WYCE Ben, May 2015 (USA)


Tomislav Goluban – Blow Junkie (Menart/Spona): 6th release from veteran blues harp player / singer / songwriter Goluban from Croatia and part of a growing community of blues musicians from around the world. The style on this disc is straight ahead blues or blues rock. Goluban is an accomplished harp player and his group (Lovro Sicel on guitar, Aleksandar Vesic on bass, and Nebojsa Buhin on drums) is a tight outfit.  Don’t expect the flamboyant style many blues rock groups present however. These guys have plenty of chops, but don’t indulge in histrionics. Sicel’s slide guitar stands out particularly. Goluban sings in English and his accent takes a little getting used to, but this is a strong outing.
WTJU-FM University of Virginia, Apr 14th, 2015 | By Dave Rogers (USA)


The Croatian Tomislav Goluban combines a earth original harmonica, very juicy, to a blues rock boogie musical background like a contemporary Magic Dick. He contains the length of his compositions and his 16 tracks CD is pleasant to listen to, with a catcher on like "Blues for mother earth", not to mention the front cover!...
SOUL BAG, No.218/51 (April-June 2015)  (FRANCE)


Blow Junkie is the sixth album by this harmonica addict, and boy, he can sure play!...
Blues Matters Magazine, Merv Osborne, 2015 (UK)


"Blow Junkie" was really a great and pleasant surprise as it is a great album of good rocking blues, one of the best I heard from a European blues musician recently.
Massimo Ferro - "Highway 61" Radio Voce Spazio, 2015 (ITALIA)


... the overall result of the work of Tomislav translates into nearly an hour of great music , able to satisfy not only fans of the accordion but a much wider audience .
Luca Zaninello - IL Blues, 2015 (ITALIA)


...Accompanied by a solid group in place, we are the fairly short pieces offers , tied good, catchy and varied...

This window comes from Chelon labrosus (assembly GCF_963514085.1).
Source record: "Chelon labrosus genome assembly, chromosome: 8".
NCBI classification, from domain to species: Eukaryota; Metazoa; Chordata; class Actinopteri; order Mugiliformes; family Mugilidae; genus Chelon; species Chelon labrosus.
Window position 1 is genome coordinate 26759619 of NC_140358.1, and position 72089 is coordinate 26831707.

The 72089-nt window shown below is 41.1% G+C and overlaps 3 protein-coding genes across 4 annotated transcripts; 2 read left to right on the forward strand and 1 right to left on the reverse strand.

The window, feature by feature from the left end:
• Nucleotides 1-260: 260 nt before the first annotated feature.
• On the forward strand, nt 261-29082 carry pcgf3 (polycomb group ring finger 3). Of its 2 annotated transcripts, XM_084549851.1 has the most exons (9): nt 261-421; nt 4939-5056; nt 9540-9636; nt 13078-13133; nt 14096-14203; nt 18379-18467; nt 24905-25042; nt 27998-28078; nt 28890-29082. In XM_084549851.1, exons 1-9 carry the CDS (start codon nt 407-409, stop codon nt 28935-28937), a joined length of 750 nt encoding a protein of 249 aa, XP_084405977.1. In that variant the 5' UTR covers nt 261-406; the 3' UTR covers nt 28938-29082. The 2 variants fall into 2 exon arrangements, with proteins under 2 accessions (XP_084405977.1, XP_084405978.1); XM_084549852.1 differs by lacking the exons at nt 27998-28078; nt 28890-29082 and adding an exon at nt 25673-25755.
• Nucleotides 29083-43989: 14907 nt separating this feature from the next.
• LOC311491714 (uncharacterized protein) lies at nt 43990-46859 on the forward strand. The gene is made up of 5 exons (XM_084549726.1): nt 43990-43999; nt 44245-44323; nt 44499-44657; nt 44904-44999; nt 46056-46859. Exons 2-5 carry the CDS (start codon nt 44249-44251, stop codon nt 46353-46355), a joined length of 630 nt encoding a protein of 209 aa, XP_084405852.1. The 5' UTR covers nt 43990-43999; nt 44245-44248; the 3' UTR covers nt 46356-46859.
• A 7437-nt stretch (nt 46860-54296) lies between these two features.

Ben Boulanger - "Juke Joint" Radio ARA, January 2015 (LUXEMBOURG)


And this is more in the album Blow Junkie earthiness, such as we are accustomed to in compelling and early blues-rock products of American musicians, who do not like loading and philosophizing and who love instantly and directly say what they think, and they do so loud .
Zdenko Matož, Delo, 2015 (SLOVENIA)


Croatia’s Tomislav Goluban is a true student of traditional American blues and rock. He deserves and “A” for “Blow Junkie.” It’s upbeat, clever and funny. It will put a smile on your face and tap in your toes. Creative take on “Messin’ with the Kid.” “Blow Junkie” is a nonstop party. I keep wondering when Tomi will come up for air!

Tim Parsons, Blues Festival Guide, December 2014 (USA)


From Croatia comes harmonica player, occasional singer and sometimes song-writer Tomislav Goluban, who gives us a powerful ambitious project with twelve inspired beautiful songs. Tomislav has managed to surround himself with a bunch of professional good musicians who have got level enough to make the record have high possibilities among Eastern Europe blue fans. All musicians involved have given the best of themselves. They have devoted to this project with all their hearts and souls, which becomes evident since the first notes of the opening cd song "Med Bregi". All tracks display an excellent orchestration and good arrangements too. You will find different instruments such as trombone, saxos, clarinet or tuba, as well as piano, organ, guitar, bass and drums. Musically speaking, you will find blues but also other influences from popular music, marches, or the most classic lyricism with vocal choirs. A different album from what is usually done I am sure will satisfy more than one. Ah!, and they also sing in Croatian. VERY GOOD.
Vicente P. Zumel, May 2013 (SPAIN), www.lahoradelblues.com


This is the fifth album from harmonica Master Tomislav Goluban. Featuring some amazing vocals, obscure sounds, chickens, whistles, lot’s of beautiful sounding instruments, and some really tasty harmonica. All vocals are sung in Tomislav’s Mother tongue Croatian. If you love World Music as I do this is sure to please, even if you’re not a listener of World Music, sure you will find this most pleasurable. What’s so beautiful, one can enjoy music from all parts of the world, not being able to comprehend a single word. But enjoy the vocal tone, and harmonies. For years listened to Dutch group Doe Maar, enjoyed  Edith Piaf, the odd Opera, never understanding a single word. But it’s the words, and language themselves that stand out like an amazing instrument all on their own, after all the human voice is the biggest most important instrument. There is a whole Carnival of sounds, neatly put together tickling the inner part of my ear drums like never before. A Magical composition, an album will certainly come back to time and time again.